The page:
SPRINGTIME AVALANCHE TIPS – Timing is everything
Watch for the “shed cycle”. One great way (and an old timer rule of thumb) is to keep an eye on the ridgetop weather stations. Avalanche activity often follows multiple consecutive days (usually 3) of above freezing overnight temperatures. This can signal a snowpack with limited refreezing and when followed by warm days (either sunny or rainy) dramatically increases the likelihood of natural and human triggered large wet avalanches. Careful route planning to stay out from under slopes with wet and rotten snow is essential during this period. See below for some additional general springtime tips:
SEASON WEATHER ROUNDUP
Check out our Weather History page where you can find our monthly weather charts. Here is the weather chart for April.
SNOWFALL and SNOW DEPTH – (Turnagain Pass SNOTEL 1,880ft on Center Ridge)
Seasonal snowfall was 322“ (Nov 1 – Apr 30) – in a feast or famine regime. Last season snowfall was 385″ for comparison. In fact, of the 322″ of snow that fell on Turnagain Pass, 252″ (28.4″ H2O) fell between Christmas Eve and February 28th. Compared to a meager 70″ of snowfall (6.7″ H2O) that fell during November, most of December, March and April combined. For the number geeks out there: 78% of our snow fell during only 38% of the season.
Snow depth is shown in the graph below:
Don’t forget about the BeadedStream snow temperature array. This shows snowpack temperature vertically every 10cm (4″) and is great for watching the pack turn isothermal. It’s located near the SNOTEL site and will hopefully be up and running until June!
AIR TEMPERATURE – (Sunburst weather station 3,812ft)
A generally cool season all in all. The early season cold period (Nov-Dec) produced 2-3 feet of faceted snow and subsequently became quite reactive in late December and January once it was buried by the holiday onslaught. There were several large avalanches, including two close calls (Tincan and Repeat Offender). Additionally, the mid-season stormy period was interrupted by a couple days cold snap in late January. The cold snap followed 2 days of rain to 2,500′ (late January crust) and is responsible for the weak snow over a crust set up that produced a handful of large avalanches during mid to late February.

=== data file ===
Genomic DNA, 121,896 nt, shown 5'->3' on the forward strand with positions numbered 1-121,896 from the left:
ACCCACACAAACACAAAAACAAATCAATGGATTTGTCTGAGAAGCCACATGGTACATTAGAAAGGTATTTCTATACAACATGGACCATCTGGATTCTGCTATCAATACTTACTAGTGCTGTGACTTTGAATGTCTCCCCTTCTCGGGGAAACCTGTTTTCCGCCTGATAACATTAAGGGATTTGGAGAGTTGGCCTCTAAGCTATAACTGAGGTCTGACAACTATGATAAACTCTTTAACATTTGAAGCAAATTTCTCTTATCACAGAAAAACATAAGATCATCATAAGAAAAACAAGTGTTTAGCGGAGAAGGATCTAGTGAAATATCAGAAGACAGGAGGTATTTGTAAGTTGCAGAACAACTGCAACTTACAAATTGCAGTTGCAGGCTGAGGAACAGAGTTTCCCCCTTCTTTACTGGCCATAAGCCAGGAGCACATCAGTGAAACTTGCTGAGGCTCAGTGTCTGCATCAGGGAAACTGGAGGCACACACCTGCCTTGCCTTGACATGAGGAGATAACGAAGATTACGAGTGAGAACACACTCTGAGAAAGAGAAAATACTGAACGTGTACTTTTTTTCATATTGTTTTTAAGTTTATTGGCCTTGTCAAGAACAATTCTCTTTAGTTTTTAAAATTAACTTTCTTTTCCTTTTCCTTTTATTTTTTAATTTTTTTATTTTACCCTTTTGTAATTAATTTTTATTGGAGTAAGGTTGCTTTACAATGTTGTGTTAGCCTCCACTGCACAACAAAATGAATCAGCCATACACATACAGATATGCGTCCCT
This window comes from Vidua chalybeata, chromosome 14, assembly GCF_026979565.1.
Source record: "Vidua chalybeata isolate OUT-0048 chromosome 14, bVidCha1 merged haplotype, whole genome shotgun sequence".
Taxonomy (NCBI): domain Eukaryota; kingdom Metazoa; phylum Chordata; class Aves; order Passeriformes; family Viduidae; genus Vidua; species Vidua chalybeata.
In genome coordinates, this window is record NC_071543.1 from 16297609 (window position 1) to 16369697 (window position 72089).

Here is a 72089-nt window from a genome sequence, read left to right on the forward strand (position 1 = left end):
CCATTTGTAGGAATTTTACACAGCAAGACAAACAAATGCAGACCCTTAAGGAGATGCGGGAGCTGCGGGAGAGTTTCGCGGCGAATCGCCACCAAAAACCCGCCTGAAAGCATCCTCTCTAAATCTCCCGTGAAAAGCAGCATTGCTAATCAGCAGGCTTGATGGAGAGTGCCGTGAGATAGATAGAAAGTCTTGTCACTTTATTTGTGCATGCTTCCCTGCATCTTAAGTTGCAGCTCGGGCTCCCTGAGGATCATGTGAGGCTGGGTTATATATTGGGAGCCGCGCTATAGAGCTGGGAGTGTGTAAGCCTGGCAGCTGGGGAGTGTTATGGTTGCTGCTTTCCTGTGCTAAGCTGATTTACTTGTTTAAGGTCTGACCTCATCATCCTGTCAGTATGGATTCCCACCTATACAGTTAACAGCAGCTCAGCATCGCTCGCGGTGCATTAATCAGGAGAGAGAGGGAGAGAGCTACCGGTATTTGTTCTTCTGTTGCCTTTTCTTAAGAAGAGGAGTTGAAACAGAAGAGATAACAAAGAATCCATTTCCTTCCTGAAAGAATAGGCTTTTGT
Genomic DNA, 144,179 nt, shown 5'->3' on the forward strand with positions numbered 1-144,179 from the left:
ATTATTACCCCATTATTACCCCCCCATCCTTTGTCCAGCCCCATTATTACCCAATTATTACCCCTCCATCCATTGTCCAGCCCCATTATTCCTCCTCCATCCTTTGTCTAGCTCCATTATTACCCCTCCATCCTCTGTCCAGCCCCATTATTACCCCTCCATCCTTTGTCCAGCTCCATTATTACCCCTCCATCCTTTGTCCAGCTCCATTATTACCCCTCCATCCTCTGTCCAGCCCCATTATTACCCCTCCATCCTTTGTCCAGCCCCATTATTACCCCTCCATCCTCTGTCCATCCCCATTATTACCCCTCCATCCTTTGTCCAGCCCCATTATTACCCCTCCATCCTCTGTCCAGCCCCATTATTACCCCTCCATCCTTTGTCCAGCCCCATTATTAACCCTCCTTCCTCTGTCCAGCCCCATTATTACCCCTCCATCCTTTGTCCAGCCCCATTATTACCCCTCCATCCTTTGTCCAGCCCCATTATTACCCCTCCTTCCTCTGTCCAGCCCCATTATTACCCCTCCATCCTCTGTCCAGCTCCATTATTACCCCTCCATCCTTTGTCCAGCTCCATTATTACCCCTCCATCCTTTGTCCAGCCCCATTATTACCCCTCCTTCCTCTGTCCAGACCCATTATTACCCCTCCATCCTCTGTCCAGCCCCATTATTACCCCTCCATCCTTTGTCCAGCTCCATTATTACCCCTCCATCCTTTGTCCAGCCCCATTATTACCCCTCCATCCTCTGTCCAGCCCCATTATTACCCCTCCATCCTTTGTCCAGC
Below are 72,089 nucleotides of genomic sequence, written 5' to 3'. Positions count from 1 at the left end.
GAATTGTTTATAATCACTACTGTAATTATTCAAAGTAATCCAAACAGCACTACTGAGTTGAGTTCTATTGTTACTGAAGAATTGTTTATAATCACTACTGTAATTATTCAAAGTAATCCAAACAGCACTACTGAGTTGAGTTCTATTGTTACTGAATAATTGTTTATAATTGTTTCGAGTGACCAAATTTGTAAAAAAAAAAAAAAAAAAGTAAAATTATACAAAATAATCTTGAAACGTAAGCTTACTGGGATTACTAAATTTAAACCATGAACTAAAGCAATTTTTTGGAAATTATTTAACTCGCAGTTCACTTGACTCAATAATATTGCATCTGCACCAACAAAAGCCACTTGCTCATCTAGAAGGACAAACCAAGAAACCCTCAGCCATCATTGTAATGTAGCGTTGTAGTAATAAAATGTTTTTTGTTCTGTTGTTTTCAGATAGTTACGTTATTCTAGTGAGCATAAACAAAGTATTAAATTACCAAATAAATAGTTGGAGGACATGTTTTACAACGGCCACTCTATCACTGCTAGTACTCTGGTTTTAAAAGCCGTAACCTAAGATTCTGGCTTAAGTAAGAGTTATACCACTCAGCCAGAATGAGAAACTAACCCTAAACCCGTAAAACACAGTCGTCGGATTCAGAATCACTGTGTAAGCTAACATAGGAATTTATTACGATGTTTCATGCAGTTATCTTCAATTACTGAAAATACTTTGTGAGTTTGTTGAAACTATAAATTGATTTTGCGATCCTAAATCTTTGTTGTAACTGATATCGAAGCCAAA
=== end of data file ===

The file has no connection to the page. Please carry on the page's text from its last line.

WIND – (Sunburst weather station 3,812ft)
Sunburst had a much milder year for winds, compared to last season when we had record setting gusts. The mid-season stormy period is clearly evident by the increase in easterly wind from Dec 24th till the beginning of March.
Current weather can be found on the CNFAIC weather page as well as MountainWeather.com’s Alaska page.
Thank you for checking the avalanche advisories this season. Have a safe spring and summer!!
|01/20/22||Turnagain||Avalanche: Tincan Proper||Anonymous|
|01/20/22||Turnagain||Observation: Super Bowl||Schauer/ Rothman Forecaster|
|01/20/22||Turnagain||Avalanche: Tincan||Kit Barton|
|01/20/22||Turnagain||Avalanche: Eddies||Andy Moderow|
|01/19/22||Turnagain||Observation: Lynx Creek||Sykes / Schauer Forecaster|
|01/19/22||Turnagain||Avalanche: Pete’s North||Anonymous|
|01/17/22||Turnagain||Observation: Lipps||Sykes / Vantrease / Cronick Forecaster|
|01/17/22||Turnagain||Observation: Magnum||Andy Moderow|
|01/16/22||Turnagain||Observation: Gold Pan||Neil Gotschall|
|01/16/22||Turnagain||Avalanche: Center Ridge||Zach Behney|
Status of riding areas across the Chugach NF is managed by the Glacier and Seward Ranger Districts, not avalanche center staff. Riding area information is posted as a public service to our users and updated based on snow depth and snow density to prevent resource damage at trailhead locations. Riding area questions contact: firstname.lastname@example.org
|Area||Status||Weather & Riding Conditions|
This is a general backcountry avalanche advisory issued for Turnagain Arm with Turnagain Pass as the core advisory area. This advisory does not apply to highways, railroads or operating ski areas.